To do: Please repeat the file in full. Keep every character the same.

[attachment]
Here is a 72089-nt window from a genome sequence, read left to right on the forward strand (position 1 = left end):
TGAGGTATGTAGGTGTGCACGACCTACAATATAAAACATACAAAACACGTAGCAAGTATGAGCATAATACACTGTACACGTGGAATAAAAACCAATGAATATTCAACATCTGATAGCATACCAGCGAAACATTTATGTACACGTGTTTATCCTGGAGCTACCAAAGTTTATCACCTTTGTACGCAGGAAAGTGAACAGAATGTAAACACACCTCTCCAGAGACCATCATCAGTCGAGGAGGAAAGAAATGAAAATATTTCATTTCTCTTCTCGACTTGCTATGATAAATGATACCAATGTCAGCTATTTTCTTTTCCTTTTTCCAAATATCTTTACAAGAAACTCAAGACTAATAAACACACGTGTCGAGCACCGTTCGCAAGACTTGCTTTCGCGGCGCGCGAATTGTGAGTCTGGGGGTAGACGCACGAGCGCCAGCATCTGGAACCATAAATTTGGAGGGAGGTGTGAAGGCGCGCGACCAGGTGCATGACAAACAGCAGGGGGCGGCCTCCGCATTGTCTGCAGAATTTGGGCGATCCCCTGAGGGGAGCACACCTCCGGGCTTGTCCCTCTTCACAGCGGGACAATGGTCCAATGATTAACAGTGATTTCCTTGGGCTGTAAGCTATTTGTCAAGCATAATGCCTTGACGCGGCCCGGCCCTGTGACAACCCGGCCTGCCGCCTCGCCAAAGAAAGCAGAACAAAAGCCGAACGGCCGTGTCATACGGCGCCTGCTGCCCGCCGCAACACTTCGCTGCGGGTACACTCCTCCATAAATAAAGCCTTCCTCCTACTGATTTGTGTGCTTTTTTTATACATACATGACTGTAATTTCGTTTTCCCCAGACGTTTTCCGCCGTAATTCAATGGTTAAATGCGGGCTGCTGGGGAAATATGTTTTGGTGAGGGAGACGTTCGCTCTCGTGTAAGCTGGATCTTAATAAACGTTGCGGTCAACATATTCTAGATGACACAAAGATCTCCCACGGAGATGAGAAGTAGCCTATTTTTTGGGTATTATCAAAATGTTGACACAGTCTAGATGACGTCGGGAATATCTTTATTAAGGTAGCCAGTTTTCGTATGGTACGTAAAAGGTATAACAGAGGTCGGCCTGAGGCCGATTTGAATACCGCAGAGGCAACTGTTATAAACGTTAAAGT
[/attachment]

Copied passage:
Here is a 72089-nt window from a genome sequence, read left to right on the forward strand (position 1 = left end):
TGAGGTATGTAGGTGTGCACGACCTACAATATAAAACATACAAAACACGTAGCAAGTATGAGCATAATACACTGTACACGTGGAATAAAAACCAATGAATATTCAACATCTGATAGCATACCAGCGAAACATTTATGTACACGTGTTTATCCTGGAGCTACCAAAGTTTATCACCTTTGTACGCAGGAAAGTGAACAGAATGTAAACACACCTCTCCAGAGACCATCATCAGTCGAGGAGGAAAGAAATGAAAATATTTCATTTCTCTTCTCGACTTGCTATGATAAATGATACCAATGTCAGCTATTTTCTTTTCCTTTTTCCAAATATCTTTACAAGAAACTCAAGACTAATAAACACACGTGTCGAGCACCGTTCGCAAGACTTGCTTTCGCGGCGCGCGAATTGTGAGTCTGGGGGTAGACGCACGAGCGCCAGCATCTGGAACCATAAATTTGGAGGGAGGTGTGAAGGCGCGCGACCAGGTGCATGACAAACAGCAGGGGGCGGCCTCCGCATTGTCTGCAGAATTTGGGCGATCCCCTGAGGGGAGCACACCTCCGGGCTTGTCCCTCTTCACAGCGGGACAATGGTCCAATGATTAACAGTGATTTCCTTGGGCTGTAAGCTATTTGTCAAGCATAATGCCTTGACGCGGCCCGGCCCTGTGACAACCCGGCCTGCCGCCTCGCCAAAGAAAGCAGAACAAAAGCCGAACGGCCGTGTCATACGGCGCCTGCTGCCCGCCGCAACACTTCGCTGCGGGTACACTCCTCCATAAATAAAGCCTTCCTCCTACTGATTTGTGTGCTTTTTTTATACATACATGACTGTAATTTCGTTTTCCCCAGACGTTTTCCGCCGTAATTCAATGGTTAAATGCGGGCTGCTGGGGAAATATGTTTTGGTGAGGGAGACGTTCGCTCTCGTGTAAGCTGGATCTTAATAAACGTTGCGGTCAACATATTCTAGATGACACAAAGATCTCCCACGGAGATGAGAAGTAGCCTATTTTTTGGGTATTATCAAAATGTTGACACAGTCTAGATGACGTCGGGAATATCTTTATTAAGGTAGCCAGTTTTCGTATGGTACGTAAAAGGTATAACAGAGGTCGGCCTGAGGCCGATTTGAATACCGCAGAGGCAACTGTTATAAACGTTAAAGT